North Dallas four-piece outfit Elmont have just dropped their self-produced single “Home”, with their own distinctive sound immediately making its mark on the alternative scene. Its arrangement offers a special blend of space and finely honed moments for the track to shine and sparkle, with the strings stretching their long notes out while the drums add a kind of punctuation, clearly delineating the key moments along the way. Dig deeper, and there are touches of old school emo going on here, like those moments when Taking Back Sunday or Dashboard Confessional pulled things back for a moment to break out the acoustic tones. What makes ‘Home’ all the more refreshing is that it never falls for the temptation to go back to that folky sound that Mumford And Sons made so popular some years back. Instead, Elmont have carved out their own tone, which honours its influences rather than directly emulating them.
If this is what is to be expected from these guys, then be wise and watch this space for more, as the potential here is big. Work has begun on their debut EP, so we’re looking forward to getting our ears around that to see what else Elmont have got on offer.
Sunterra’s sound establishes itself firmly as soon as it arrives – with a moody, gothic darkness, the blend of crunching guitars and glacial synths immediately fuse together to create a sprawling soundscape of darkness and restrained fury. Opening track ‘Reign Supreme’ sets the stage for the proceedings, guitars screaming from all angles while the vocals delve closer and closer into doom metal territory. ‘Shadow In The Dark’ runs straight down the industrial route, with its opening clanks and groans leading into a delicate and distant piano which creates an isolated feel. Add to that the intimate flute notes, and there is a folky twist to the track which lays down a path towards some huge guitar chords that eventually arrive, ringing out and shuddering the landscape. Certainly, Sunterra aren’t afraid to use a range of dynamics in their music – ‘Lord Of Lies’ is more brutal, with classic metal drums that thunder throughout and industrial bleeps and scratches that wouldn’t sound out of place in a Berlin alternative nightclub. Closing with ‘Shut Up!!!’, Reborn concludes with a real sense of mystery and adventure by bringing together some flirty spoken lines and fizzing, rusty bass notes that splutter and screech to create a grubby underbelly for the sing-songy sections which wander into nursery rhyme territory. At times brutal, at others delicate and considered, Sunterra’s Reborn is a record that offers plenty of surprises and satisfying moments.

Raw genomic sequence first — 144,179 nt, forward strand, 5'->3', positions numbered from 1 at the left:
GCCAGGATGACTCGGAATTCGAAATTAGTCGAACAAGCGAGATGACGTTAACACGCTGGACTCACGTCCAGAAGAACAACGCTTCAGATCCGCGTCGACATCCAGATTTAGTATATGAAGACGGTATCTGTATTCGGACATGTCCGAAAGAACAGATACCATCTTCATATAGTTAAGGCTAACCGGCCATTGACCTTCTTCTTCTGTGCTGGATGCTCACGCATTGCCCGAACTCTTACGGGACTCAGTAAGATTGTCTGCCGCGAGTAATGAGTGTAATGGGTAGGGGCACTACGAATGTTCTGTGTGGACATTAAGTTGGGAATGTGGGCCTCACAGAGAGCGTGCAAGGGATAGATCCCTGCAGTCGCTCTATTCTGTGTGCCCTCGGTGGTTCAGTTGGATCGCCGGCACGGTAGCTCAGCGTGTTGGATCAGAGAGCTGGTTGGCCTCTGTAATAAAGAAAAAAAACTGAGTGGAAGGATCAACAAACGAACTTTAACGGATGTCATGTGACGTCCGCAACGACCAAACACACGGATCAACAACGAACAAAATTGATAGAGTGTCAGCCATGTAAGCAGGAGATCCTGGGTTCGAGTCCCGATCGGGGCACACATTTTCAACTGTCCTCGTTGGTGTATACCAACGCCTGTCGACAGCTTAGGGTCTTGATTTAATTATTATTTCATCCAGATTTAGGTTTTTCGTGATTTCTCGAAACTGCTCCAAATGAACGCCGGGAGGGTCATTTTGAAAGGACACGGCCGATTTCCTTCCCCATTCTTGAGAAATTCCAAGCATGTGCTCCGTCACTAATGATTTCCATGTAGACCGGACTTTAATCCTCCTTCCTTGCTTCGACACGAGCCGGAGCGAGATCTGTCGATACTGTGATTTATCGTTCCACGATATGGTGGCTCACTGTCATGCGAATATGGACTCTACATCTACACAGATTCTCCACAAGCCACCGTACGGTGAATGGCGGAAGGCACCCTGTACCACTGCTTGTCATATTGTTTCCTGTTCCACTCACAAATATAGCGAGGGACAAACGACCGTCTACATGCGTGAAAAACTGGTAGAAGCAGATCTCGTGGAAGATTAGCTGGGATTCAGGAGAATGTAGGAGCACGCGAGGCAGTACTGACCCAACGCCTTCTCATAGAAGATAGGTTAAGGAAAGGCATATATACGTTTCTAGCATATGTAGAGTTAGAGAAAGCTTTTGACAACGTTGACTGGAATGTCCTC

Dan Weintraub’s songs aren’t just another set of tunes, they are offered as a memorial in honour of two young people who were tragically killed in a car accident in Northern Vermont. It’s often a fitting way to offer tribute in song, and so here we have a set of earnest reminders that life is fragile and those of us who are left behind have a duty to remember the legacy of others.